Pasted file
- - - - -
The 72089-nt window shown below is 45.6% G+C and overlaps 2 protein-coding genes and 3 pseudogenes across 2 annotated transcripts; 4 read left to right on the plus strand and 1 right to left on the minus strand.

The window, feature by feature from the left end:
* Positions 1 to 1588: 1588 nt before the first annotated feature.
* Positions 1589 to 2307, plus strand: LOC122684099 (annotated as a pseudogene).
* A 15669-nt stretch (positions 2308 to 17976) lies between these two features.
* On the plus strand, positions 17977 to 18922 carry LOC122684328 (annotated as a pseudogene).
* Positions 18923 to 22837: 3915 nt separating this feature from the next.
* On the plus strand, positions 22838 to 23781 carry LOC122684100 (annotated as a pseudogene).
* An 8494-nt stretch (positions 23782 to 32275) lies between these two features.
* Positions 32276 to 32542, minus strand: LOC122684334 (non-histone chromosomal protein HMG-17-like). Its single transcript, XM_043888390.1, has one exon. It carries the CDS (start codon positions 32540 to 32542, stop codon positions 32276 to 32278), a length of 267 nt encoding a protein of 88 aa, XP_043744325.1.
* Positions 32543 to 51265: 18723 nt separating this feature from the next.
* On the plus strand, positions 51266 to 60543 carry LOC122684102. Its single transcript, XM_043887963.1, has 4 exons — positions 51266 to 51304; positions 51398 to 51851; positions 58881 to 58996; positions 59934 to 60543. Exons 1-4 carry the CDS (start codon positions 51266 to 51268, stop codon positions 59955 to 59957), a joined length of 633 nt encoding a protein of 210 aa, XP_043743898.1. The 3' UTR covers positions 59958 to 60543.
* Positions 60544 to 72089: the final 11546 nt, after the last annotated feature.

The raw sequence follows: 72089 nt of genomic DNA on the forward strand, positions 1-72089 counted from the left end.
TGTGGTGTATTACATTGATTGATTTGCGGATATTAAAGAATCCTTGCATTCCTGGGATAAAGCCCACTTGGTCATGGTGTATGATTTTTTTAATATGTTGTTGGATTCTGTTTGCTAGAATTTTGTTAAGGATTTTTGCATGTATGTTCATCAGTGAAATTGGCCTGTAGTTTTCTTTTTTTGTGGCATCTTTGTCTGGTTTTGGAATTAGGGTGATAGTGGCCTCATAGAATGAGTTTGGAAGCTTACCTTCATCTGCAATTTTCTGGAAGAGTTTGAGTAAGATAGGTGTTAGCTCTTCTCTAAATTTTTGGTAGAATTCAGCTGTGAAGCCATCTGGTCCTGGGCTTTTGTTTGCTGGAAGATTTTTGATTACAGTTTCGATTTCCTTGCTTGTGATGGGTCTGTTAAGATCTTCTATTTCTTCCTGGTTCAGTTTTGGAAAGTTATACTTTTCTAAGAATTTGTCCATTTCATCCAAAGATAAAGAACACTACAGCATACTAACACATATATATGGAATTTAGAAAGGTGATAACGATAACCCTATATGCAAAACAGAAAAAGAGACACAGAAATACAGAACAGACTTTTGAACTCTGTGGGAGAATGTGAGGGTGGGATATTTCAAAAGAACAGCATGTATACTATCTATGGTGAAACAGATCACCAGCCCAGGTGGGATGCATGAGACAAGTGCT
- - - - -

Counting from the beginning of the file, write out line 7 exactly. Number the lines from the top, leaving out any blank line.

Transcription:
* Positions 18923 to 22837: 3915 nt separating this feature from the next.